LOS ANGELES (AP) — Some of the film industry’s most illustrious talents got early confirmation they were on the right track when they won Student Academy Awards.
Spike Lee, Robert Zemeckis, Pixar founder John Lasseter and “South Park” creator Trey Parker are just a few of the famous filmmakers who won honors from the Academy of Motion Picture Arts and Sciences when they were college students.
The latest crop of winners will be feted on Saturday, when the 40th annual Student Academy Awards are presented at academy headquarters in Beverly Hills, Calif. Comedian Bob Saget, who won a Student Academy Award in 1978, will host the ceremony. The newest 16 winners represent nine U.S. universities and three foreign institutions, and likely the future of film.
Here, some past winners share memories of accepting their Student Academy Awards and how it affected their careers. Their comments were provided to The Associated Press by the motion picture academy:
— JOHN LASSETER, whose credits as writer and director include “Toy Story,” ”Toy Story 2,” ”A Bug’s Life” and “Cars,” is still proud of his two Student Academy Awards won in 1979 and 1980.
“Being the first two-time winner of the Student Academy Award, I got to tell you, I still hold those prizes as some of the highest honors I’ve ever received,” said the 56-year-old. “I’ve got two Academy Awards. I’ve got some Emmys. I’ve got some Golden Globes. … But the two Student Academy Awards are two of the things that I’m most proud of because they were the first things that I won. And they gave me confidence … to keep trusting my own instinct.”
— BOB SAGET is best known as a comic and actor, a star of the long-running sitcom “Full House.” He won his Student Academy Award for an 11-minute documentary he directed that he describes as, “black and white, about my nephew Adam, who had his face reconstructed.”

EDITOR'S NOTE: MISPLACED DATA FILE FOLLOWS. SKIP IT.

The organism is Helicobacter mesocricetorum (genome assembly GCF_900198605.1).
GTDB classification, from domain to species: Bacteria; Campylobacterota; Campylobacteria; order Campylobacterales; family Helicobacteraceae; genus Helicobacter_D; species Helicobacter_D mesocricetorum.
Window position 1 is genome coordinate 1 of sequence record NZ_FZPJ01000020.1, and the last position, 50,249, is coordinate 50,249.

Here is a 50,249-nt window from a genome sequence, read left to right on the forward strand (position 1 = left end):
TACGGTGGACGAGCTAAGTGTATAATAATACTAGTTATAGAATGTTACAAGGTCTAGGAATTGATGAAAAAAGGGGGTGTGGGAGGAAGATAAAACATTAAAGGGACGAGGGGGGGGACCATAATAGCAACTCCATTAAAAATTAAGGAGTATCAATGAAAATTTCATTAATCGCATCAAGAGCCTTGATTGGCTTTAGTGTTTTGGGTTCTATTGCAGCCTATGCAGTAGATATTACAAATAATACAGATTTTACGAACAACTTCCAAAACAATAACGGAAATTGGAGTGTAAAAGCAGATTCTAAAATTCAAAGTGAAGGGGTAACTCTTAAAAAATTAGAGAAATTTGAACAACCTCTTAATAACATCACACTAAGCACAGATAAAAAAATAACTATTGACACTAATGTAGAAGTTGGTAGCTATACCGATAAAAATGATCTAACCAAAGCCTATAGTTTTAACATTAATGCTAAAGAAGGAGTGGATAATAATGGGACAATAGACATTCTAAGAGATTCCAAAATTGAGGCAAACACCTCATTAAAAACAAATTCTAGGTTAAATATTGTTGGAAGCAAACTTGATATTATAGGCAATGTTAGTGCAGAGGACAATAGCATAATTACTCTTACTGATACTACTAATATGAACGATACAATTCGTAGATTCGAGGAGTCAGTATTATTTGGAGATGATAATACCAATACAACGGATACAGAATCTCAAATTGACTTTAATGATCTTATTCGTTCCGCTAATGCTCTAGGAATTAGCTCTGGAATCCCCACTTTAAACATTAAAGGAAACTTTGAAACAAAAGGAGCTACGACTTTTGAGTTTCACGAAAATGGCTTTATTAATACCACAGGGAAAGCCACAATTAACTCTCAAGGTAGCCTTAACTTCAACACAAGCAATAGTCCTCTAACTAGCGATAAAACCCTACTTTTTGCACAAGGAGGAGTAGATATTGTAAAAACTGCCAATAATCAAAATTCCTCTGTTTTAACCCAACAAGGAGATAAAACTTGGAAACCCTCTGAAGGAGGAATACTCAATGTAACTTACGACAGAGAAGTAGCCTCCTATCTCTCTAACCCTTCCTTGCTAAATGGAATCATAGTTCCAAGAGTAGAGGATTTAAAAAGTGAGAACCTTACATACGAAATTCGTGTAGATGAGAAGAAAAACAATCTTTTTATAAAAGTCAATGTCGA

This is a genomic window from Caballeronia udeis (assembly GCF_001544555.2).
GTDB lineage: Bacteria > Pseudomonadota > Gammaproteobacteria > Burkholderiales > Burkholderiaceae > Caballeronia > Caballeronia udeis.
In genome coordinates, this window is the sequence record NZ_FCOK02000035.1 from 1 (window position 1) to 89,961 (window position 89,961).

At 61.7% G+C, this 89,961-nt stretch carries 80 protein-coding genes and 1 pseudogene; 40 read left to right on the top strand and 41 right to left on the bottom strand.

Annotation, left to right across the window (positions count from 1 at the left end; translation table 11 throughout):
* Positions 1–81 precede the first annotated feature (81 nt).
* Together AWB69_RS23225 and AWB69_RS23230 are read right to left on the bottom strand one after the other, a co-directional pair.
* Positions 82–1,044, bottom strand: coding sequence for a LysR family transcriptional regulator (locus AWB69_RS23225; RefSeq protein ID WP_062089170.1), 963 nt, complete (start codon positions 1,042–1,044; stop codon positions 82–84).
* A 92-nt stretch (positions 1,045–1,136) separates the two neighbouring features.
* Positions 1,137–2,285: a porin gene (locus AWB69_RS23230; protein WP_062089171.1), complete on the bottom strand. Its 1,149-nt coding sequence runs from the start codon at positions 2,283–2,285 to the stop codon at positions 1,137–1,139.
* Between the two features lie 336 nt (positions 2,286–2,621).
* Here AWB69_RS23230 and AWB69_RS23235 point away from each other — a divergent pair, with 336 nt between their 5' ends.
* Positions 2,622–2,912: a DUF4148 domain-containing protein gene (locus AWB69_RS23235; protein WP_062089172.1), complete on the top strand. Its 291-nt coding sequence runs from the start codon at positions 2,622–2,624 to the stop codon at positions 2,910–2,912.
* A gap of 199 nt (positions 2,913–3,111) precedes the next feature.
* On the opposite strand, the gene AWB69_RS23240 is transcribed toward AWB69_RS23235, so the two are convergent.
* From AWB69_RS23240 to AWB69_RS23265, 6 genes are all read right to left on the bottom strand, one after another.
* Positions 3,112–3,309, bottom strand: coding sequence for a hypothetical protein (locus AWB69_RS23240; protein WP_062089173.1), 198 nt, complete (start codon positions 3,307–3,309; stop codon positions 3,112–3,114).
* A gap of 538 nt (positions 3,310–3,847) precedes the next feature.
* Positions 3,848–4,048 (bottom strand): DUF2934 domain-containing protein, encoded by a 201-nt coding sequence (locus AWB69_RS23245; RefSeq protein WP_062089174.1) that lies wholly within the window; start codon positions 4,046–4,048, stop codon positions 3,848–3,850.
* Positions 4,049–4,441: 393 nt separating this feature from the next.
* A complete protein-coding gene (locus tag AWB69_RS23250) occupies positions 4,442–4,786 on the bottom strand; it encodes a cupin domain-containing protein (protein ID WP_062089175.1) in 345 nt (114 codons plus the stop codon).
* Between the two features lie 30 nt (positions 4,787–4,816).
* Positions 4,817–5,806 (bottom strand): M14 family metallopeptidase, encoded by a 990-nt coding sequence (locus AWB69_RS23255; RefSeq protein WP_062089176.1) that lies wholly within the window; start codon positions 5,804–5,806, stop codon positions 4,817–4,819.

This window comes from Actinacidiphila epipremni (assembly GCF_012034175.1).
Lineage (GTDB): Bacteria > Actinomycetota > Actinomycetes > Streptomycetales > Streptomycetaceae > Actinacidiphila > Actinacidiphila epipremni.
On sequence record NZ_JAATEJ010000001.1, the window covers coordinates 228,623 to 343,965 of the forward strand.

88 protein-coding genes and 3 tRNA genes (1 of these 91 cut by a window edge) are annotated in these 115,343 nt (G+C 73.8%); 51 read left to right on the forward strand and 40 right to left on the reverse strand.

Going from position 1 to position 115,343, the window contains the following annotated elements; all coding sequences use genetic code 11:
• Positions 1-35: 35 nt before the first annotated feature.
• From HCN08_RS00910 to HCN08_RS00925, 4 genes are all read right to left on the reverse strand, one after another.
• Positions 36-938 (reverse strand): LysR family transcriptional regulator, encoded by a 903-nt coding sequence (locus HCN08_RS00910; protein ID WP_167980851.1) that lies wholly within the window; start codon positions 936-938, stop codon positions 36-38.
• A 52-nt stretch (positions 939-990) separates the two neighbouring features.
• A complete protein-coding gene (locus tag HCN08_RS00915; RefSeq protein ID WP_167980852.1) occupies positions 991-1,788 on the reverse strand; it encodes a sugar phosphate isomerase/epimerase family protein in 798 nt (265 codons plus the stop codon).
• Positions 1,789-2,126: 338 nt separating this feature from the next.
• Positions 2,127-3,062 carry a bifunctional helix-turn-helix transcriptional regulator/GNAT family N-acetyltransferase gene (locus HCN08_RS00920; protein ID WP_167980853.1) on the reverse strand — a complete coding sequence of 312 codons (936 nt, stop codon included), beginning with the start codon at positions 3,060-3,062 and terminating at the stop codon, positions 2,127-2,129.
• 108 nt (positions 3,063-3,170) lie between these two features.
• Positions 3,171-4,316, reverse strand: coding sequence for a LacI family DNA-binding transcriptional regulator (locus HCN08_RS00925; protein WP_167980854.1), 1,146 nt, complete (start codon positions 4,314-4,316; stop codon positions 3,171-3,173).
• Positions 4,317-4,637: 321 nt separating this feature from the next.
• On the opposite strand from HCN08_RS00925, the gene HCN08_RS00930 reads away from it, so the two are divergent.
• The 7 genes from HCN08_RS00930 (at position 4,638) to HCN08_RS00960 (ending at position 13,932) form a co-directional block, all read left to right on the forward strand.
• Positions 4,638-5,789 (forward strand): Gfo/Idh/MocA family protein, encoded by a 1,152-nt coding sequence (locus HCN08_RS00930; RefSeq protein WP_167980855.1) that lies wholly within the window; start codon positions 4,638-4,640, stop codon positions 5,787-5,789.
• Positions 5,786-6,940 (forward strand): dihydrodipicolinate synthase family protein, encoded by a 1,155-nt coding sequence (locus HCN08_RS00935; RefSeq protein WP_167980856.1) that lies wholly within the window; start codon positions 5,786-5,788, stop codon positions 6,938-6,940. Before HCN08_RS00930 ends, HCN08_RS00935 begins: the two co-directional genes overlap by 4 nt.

“I think that Adam is the reason that I was even recognized by the Academy,” said Saget, 57. “I filmed him and his beautiful spirit. And it was just his courage, and that’s why.”
Saget still considers the honor “a pretty important moment” in his life.
“When I found out that I was being flown out, that was like winning a beauty contest. I couldn’t even believe that it happened. I was on local television in Philadelphia,” he said. “It’s about as exciting as anything could (be).”
— PETE DOCTER won an Oscar as a producer of 2009′s best animated feature, “Up,” which he also wrote and directed. His first Academy Award came in 1992 for his student film, “Next Door,” which helped launch his career.
“It was a huge encouragement to me,” said Docter, 44. “You know, you come out of school, you don’t really know what’s going on. You feel like you’re alone. You don’t really understand how this whole business works. And then, something like this comes along and suddenly it’s a peek into a world that you would not have otherwise. You’d have no access to this. So, I think it is absolutely fantastic and really a great thing that Academy members who care about future generations are able to contribute directly and reach out and kind of communicate with the future filmmakers in the world.”
— KEN KWAPIS works as a director of TV and film, with credits including “The Sisterhood of the Traveling Pants,” ”He’s Just Not That Into You” and TV’s “The Office.”
“I was ecstatic when I got the news that I won,” the 55-year-old director recalled. “I still didn’t know what that meant, in terms of how one pursued this career. I had no idea whether that would mean I could get a job or what. But I was ecstatic that I was named the winner of the 1982 Student Academy Award.
“I was just thrilled to be here at the Motion Picture Academy. I was thrilled to be in that theater with those giant, oversized Oscar statues flanking the stage.”
— ROBERT ZEMECKIS has directed such favorites as “Romancing the Stone,” the “Back to the Future” trilogy and “Forrest Gump,” for which he won an Oscar. An early recognition was the Student Academy Award, which he won in 1973.
“I feel very honored to be the first one to win a Student Academy Award,” said Zemeckis, 62. “My great memory was just being in the — I don’t think I was ever even in the Academy Theater until I came to get the award. And to be presented the award by William Friedkin and Walter Mirisch, who was the President at the time, was just great.
“To have a Student Academy Award on your resume, certainly gave you a magnificent, you know, cache and helped open doors here in the industry for sure.”
AP Entertainment Writer Sandy Cohen is on Twitter: www.twitter.com/APSandy .